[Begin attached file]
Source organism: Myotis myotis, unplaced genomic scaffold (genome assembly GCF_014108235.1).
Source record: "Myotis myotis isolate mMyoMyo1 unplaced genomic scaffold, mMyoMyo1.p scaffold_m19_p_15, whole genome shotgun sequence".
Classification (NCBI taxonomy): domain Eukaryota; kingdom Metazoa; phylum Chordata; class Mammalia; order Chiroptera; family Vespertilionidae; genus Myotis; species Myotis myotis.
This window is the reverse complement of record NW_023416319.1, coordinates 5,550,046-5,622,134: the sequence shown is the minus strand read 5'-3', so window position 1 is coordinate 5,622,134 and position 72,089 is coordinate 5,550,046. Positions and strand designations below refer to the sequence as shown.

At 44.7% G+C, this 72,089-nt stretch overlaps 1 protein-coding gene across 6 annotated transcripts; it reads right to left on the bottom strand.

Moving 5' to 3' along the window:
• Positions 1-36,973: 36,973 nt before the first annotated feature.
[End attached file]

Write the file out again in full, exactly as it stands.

Source organism: Myotis myotis, unplaced genomic scaffold (genome assembly GCF_014108235.1).
Source record: "Myotis myotis isolate mMyoMyo1 unplaced genomic scaffold, mMyoMyo1.p scaffold_m19_p_15, whole genome shotgun sequence".
Classification (NCBI taxonomy): domain Eukaryota; kingdom Metazoa; phylum Chordata; class Mammalia; order Chiroptera; family Vespertilionidae; genus Myotis; species Myotis myotis.
This window is the reverse complement of record NW_023416319.1, coordinates 5,550,046-5,622,134: the sequence shown is the minus strand read 5'-3', so window position 1 is coordinate 5,622,134 and position 72,089 is coordinate 5,550,046. Positions and strand designations below refer to the sequence as shown.

At 44.7% G+C, this 72,089-nt stretch overlaps 1 protein-coding gene across 6 annotated transcripts; it reads right to left on the bottom strand.

Moving 5' to 3' along the window:
• Positions 1-36,973: 36,973 nt before the first annotated feature.